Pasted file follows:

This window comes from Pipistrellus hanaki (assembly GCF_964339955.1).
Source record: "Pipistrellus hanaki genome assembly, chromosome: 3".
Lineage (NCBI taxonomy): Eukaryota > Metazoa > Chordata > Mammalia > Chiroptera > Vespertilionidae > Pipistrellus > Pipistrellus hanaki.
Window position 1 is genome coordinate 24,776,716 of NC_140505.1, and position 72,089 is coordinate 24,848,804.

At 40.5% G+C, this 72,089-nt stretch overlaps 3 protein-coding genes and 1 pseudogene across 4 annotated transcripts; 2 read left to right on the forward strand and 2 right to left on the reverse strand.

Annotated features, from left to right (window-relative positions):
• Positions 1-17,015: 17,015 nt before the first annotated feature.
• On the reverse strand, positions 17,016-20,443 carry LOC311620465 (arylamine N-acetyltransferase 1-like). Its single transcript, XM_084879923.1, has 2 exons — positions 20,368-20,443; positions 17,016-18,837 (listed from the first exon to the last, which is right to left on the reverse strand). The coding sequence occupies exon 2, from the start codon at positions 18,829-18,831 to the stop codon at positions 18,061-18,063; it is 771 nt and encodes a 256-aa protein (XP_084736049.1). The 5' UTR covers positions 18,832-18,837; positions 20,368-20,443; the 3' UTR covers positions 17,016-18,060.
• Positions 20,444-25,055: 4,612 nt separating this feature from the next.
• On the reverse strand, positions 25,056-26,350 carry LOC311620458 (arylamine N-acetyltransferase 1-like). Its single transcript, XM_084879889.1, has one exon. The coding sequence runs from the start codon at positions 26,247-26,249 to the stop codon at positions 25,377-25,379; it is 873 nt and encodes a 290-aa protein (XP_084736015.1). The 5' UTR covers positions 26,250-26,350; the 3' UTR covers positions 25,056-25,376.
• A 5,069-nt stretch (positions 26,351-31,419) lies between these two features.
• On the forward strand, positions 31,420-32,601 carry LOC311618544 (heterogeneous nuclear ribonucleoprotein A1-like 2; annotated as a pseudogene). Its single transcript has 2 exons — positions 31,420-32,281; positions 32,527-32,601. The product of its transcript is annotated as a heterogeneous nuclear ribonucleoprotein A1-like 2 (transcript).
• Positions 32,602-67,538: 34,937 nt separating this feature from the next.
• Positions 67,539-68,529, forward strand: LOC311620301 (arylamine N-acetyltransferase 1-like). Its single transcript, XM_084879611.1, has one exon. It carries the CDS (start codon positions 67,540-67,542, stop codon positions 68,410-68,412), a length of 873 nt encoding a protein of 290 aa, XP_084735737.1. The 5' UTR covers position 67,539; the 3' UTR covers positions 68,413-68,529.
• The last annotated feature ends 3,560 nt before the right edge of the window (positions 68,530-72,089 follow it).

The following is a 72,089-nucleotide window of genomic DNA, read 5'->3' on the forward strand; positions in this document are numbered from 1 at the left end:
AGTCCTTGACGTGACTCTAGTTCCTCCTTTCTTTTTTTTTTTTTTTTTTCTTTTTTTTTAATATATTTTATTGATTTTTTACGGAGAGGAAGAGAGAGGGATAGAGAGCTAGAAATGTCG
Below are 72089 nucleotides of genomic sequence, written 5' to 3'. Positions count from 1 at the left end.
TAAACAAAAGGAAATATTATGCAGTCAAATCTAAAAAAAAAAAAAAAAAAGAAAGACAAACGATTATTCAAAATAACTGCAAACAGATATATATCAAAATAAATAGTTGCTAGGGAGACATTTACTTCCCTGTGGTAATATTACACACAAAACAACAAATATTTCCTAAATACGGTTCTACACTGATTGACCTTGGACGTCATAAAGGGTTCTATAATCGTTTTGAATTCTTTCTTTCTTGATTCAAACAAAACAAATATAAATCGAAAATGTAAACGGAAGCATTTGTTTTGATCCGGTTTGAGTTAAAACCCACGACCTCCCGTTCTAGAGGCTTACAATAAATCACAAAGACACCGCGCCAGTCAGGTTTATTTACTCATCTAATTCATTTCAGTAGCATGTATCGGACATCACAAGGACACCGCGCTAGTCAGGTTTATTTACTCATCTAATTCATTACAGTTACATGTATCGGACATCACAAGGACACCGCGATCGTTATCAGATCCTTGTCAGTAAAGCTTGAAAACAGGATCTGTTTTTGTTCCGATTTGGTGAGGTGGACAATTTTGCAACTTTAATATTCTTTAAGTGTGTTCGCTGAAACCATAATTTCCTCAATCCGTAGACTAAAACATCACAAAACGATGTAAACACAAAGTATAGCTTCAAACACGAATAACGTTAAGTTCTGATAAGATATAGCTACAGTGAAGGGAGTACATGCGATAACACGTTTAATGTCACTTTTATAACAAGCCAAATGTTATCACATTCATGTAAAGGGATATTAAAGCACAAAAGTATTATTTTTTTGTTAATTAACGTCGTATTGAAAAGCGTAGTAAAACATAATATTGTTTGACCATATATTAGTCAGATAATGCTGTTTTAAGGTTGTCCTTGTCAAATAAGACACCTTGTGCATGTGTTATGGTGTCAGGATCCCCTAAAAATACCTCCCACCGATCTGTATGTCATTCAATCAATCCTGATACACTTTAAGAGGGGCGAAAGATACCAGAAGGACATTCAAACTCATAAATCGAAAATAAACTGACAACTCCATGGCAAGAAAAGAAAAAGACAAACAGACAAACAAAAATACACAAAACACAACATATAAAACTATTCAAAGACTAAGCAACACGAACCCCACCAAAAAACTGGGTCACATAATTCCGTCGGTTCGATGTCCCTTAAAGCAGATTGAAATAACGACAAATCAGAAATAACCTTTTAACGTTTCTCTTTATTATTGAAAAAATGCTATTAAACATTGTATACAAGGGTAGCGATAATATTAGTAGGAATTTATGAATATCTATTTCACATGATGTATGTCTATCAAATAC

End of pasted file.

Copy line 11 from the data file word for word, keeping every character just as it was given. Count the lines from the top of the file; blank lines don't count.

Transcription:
• A 5,069-nt stretch (positions 26,351-31,419) lies between these two features.